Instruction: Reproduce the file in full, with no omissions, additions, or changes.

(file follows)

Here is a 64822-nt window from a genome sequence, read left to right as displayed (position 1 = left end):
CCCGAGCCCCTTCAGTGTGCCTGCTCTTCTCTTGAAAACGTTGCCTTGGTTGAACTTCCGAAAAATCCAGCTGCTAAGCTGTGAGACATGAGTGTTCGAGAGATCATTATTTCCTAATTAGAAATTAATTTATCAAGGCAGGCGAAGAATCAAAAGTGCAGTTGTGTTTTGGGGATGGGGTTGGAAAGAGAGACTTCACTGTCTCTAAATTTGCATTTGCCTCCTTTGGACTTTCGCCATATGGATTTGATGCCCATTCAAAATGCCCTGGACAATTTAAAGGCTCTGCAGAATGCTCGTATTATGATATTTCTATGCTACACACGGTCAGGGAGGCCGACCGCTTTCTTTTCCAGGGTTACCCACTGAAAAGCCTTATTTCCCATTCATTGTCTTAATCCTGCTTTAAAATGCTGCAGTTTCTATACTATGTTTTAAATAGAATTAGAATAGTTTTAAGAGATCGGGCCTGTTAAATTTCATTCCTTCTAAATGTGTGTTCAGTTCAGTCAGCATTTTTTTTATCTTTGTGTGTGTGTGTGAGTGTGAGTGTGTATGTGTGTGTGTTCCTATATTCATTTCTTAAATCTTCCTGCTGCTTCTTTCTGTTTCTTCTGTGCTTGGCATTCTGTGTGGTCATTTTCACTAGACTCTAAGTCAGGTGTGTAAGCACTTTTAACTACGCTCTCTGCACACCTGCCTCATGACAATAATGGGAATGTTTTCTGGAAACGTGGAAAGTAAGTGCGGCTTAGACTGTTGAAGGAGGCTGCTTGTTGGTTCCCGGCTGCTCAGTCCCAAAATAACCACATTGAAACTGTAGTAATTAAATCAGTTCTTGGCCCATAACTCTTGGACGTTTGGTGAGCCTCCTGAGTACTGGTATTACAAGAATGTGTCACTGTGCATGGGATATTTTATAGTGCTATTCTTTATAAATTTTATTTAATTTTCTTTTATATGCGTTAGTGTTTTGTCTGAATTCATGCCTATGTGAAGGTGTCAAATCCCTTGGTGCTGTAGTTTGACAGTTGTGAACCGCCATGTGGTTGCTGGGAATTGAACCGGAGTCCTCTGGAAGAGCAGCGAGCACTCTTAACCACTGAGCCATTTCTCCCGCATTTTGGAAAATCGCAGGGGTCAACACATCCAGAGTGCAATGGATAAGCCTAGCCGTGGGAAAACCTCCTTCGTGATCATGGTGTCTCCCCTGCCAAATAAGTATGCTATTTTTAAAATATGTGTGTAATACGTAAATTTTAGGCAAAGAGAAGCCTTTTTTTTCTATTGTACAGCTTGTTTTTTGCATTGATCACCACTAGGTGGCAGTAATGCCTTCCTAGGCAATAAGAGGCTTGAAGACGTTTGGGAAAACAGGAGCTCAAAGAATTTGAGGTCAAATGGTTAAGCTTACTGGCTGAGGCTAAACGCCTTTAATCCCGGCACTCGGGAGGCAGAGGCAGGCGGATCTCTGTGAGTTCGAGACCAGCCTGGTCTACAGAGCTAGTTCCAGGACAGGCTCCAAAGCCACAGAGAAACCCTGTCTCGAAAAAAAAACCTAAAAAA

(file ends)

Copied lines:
Here is a 64822-nt window from a genome sequence, read left to right as displayed (position 1 = left end):
CCCGAGCCCCTTCAGTGTGCCTGCTCTTCTCTTGAAAACGTTGCCTTGGTTGAACTTCCGAAAAATCCAGCTGCTAAGCTGTGAGACATGAGTGTTCGAGAGATCATTATTTCCTAATTAGAAATTAATTTATCAAGGCAGGCGAAGAATCAAAAGTGCAGTTGTGTTTTGGGGATGGGGTTGGAAAGAGAGACTTCACTGTCTCTAAATTTGCATTTGCCTCCTTTGGACTTTCGCCATATGGATTTGATGCCCATTCAAAATGCCCTGGACAATTTAAAGGCTCTGCAGAATGCTCGTATTATGATATTTCTATGCTACACACGGTCAGGGAGGCCGACCGCTTTCTTTTCCAGGGTTACCCACTGAAAAGCCTTATTTCCCATTCATTGTCTTAATCCTGCTTTAAAATGCTGCAGTTTCTATACTATGTTTTAAATAGAATTAGAATAGTTTTAAGAGATCGGGCCTGTTAAATTTCATTCCTTCTAAATGTGTGTTCAGTTCAGTCAGCATTTTTTTTATCTTTGTGTGTGTGTGTGAGTGTGAGTGTGTATGTGTGTGTGTTCCTATATTCATTTCTTAAATCTTCCTGCTGCTTCTTTCTGTTTCTTCTGTGCTTGGCATTCTGTGTGGTCATTTTCACTAGACTCTAAGTCAGGTGTGTAAGCACTTTTAACTACGCTCTCTGCACACCTGCCTCATGACAATAATGGGAATGTTTTCTGGAAACGTGGAAAGTAAGTGCGGCTTAGACTGTTGAAGGAGGCTGCTTGTTGGTTCCCGGCTGCTCAGTCCCAAAATAACCACATTGAAACTGTAGTAATTAAATCAGTTCTTGGCCCATAACTCTTGGACGTTTGGTGAGCCTCCTGAGTACTGGTATTACAAGAATGTGTCACTGTGCATGGGATATTTTATAGTGCTATTCTTTATAAATTTTATTTAATTTTCTTTTATATGCGTTAGTGTTTTGTCTGAATTCATGCCTATGTGAAGGTGTCAAATCCCTTGGTGCTGTAGTTTGACAGTTGTGAACCGCCATGTGGTTGCTGGGAATTGAACCGGAGTCCTCTGGAAGAGCAGCGAGCACTCTTAACCACTGAGCCATTTCTCCCGCATTTTGGAAAATCGCAGGGGTCAACACATCCAGAGTGCAATGGATAAGCCTAGCCGTGGGAAAACCTCCTTCGTGATCATGGTGTCTCCCCTGCCAAATAAGTATGCTATTTTTAAAATATGTGTGTAATACGTAAATTTTAGGCAAAGAGAAGCCTTTTTTTTCTATTGTACAGCTTGTTTTTTGCATTGATCACCACTAGGTGGCAGTAATGCCTTCCTAGGCAATAAGAGGCTTGAAGACGTTTGGGAAAACAGGAGCTCAAAGAATTTGAGGTCAAATGGTTAAGCTTACTGGCTGAGGCTAAACGCCTTTAATCCCGGCACTCGGGAGGCAGAGGCAGGCGGATCTCTGTGAGTTCGAGACCAGCCTGGTCTACAGAGCTAGTTCCAGGACAGGCTCCAAAGCCACAGAGAAACCCTGTCTCGAAAAAAAAACCTAAAAAA